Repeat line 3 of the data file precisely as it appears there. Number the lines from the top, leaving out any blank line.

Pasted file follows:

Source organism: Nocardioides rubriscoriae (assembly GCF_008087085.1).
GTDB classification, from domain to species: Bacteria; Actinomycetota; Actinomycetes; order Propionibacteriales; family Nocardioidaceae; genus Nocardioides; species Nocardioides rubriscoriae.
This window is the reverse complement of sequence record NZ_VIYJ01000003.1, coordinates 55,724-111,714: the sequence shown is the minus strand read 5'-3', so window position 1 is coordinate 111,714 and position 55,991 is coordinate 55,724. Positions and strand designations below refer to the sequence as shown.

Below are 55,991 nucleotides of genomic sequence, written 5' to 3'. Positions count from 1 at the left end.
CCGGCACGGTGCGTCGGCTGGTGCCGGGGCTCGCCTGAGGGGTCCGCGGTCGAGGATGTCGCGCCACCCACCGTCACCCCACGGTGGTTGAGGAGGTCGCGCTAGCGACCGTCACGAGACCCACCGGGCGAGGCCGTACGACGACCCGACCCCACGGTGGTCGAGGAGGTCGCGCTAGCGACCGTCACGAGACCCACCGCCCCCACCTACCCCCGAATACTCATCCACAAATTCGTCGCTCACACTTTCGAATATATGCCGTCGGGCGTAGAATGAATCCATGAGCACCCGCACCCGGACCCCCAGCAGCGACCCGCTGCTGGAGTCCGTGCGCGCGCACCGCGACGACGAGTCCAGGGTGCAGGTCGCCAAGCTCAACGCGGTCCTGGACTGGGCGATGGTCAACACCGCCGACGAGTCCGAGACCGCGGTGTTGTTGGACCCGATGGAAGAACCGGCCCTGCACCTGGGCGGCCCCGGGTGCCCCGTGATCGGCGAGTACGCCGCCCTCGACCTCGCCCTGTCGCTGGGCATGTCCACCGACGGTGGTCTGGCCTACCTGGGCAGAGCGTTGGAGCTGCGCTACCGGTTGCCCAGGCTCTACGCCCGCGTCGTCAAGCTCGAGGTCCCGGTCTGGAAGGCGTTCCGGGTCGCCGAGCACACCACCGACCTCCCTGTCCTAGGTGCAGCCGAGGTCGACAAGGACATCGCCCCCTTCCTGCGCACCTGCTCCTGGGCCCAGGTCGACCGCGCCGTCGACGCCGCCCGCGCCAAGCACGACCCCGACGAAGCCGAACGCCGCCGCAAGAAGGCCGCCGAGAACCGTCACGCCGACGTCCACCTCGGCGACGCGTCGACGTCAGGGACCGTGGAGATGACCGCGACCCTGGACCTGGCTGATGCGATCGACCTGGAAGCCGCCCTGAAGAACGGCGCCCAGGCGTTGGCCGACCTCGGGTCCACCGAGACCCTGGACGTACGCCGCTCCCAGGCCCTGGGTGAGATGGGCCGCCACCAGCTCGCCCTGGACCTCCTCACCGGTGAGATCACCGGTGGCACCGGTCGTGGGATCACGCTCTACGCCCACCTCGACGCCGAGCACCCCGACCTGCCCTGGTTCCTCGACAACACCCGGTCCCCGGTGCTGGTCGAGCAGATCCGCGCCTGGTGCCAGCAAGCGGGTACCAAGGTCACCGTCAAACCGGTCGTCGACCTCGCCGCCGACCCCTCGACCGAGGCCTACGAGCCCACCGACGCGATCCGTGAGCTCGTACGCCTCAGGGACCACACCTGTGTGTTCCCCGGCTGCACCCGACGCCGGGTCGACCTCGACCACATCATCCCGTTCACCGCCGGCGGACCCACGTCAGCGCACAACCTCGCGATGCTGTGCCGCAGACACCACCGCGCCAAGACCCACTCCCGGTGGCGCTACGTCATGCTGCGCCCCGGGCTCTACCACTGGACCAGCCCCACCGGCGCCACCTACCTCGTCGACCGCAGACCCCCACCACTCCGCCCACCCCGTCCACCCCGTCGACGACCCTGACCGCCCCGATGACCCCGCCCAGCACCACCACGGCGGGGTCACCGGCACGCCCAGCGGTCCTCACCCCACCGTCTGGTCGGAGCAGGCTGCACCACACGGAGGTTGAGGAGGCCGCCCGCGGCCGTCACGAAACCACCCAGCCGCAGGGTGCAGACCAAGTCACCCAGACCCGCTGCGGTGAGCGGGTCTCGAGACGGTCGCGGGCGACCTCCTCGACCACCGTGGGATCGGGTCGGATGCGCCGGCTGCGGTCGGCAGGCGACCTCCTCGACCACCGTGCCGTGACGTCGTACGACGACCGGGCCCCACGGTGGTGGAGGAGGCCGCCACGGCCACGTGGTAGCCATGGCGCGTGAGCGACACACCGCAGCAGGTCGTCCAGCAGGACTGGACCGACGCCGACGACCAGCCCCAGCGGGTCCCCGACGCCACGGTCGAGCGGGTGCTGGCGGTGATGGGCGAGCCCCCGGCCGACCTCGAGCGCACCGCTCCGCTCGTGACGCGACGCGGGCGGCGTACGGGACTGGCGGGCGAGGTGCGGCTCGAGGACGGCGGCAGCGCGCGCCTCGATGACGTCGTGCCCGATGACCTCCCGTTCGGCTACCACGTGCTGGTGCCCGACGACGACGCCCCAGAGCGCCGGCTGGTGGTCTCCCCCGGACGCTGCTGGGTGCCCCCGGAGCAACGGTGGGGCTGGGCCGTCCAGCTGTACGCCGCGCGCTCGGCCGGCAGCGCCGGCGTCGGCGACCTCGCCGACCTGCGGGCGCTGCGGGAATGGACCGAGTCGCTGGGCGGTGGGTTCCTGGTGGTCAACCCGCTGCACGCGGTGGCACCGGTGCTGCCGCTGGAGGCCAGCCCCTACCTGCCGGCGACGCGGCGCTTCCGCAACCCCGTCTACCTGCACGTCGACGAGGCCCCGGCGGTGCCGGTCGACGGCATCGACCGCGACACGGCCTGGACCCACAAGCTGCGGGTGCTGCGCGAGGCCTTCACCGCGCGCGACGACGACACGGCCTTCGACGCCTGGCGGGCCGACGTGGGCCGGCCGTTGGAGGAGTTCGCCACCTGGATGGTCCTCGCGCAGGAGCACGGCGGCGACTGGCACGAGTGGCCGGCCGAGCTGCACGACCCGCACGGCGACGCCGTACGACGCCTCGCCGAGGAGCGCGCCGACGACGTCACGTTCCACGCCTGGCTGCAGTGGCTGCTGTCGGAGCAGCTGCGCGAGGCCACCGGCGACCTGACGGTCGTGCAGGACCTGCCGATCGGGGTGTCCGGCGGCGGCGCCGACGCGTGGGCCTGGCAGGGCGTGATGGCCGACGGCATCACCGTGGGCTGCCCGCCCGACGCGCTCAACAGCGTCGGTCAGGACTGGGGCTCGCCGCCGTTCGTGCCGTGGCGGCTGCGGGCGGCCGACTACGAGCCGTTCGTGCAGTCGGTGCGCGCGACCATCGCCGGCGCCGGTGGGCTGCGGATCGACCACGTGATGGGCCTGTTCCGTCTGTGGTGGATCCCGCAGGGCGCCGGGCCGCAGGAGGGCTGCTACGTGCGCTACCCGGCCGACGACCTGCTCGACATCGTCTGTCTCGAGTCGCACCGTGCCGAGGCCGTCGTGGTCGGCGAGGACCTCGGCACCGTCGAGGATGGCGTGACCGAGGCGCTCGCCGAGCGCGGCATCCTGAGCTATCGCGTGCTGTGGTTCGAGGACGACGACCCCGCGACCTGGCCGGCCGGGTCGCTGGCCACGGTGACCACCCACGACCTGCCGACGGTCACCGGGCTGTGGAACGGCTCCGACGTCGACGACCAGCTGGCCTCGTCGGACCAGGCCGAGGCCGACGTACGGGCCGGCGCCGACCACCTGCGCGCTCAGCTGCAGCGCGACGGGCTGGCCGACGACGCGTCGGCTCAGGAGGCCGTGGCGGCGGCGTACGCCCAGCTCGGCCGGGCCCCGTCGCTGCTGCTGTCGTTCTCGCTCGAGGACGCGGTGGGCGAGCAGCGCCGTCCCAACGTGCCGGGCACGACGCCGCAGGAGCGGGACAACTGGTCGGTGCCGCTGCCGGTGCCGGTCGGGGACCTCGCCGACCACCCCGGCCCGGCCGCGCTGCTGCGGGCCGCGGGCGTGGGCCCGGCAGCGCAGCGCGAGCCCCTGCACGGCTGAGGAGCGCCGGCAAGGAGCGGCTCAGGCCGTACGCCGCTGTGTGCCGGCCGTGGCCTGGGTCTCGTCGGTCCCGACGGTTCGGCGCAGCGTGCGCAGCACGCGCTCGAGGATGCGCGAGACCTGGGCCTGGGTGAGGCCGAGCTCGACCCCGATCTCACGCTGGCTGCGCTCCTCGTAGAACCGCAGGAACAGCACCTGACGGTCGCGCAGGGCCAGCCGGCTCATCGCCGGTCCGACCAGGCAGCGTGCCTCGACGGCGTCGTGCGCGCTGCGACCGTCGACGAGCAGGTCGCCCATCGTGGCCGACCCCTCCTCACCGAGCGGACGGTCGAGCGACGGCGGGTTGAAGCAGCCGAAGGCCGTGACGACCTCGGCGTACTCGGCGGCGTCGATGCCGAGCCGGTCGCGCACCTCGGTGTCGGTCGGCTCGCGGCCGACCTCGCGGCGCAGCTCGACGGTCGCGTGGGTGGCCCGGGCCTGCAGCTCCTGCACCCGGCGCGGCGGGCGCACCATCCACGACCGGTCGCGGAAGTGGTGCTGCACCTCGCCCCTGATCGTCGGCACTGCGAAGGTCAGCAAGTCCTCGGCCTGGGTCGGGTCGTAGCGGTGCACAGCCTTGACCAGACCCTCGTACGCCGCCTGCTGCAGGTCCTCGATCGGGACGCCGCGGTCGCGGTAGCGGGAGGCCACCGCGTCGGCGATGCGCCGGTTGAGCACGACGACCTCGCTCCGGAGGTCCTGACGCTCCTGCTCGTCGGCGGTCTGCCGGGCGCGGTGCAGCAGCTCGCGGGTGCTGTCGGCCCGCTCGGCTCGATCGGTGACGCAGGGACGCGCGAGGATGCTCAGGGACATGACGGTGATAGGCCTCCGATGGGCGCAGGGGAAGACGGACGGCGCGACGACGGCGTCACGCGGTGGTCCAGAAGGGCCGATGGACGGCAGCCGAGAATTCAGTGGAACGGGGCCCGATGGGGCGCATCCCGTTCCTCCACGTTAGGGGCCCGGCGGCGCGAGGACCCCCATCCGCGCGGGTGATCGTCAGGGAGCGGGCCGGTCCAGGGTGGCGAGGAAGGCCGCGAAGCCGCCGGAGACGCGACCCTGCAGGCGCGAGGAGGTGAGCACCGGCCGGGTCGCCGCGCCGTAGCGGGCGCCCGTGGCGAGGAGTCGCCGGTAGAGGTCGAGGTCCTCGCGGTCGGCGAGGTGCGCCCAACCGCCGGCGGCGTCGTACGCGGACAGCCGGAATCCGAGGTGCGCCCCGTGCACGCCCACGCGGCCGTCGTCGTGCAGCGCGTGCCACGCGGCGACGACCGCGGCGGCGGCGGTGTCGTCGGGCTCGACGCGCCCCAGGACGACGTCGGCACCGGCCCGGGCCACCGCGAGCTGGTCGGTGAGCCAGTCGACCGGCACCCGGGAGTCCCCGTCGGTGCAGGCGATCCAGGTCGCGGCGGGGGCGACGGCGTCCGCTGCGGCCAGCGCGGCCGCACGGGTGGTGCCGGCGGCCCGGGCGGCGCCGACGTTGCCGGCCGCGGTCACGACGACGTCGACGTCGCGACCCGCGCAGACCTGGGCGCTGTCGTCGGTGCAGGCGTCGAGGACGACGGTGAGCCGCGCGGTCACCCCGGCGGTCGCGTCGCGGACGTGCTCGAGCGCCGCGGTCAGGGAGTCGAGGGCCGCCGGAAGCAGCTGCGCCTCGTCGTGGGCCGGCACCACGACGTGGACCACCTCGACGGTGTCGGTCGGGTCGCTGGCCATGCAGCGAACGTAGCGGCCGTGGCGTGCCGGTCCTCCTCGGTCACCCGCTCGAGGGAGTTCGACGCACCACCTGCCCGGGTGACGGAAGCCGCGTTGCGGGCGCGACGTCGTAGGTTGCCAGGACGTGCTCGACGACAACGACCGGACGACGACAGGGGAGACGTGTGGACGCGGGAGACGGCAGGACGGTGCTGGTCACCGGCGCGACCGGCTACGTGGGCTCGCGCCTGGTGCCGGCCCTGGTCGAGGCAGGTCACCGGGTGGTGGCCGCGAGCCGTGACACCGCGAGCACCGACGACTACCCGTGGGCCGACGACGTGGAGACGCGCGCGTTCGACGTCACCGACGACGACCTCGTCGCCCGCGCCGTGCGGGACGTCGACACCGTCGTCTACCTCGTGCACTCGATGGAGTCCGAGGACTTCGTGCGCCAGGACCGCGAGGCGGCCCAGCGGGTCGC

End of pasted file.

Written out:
This window is the reverse complement of sequence record NZ_VIYJ01000003.1, coordinates 55,724-111,714: the sequence shown is the minus strand read 5'-3', so window position 1 is coordinate 111,714 and position 55,991 is coordinate 55,724. Positions and strand designations below refer to the sequence as shown.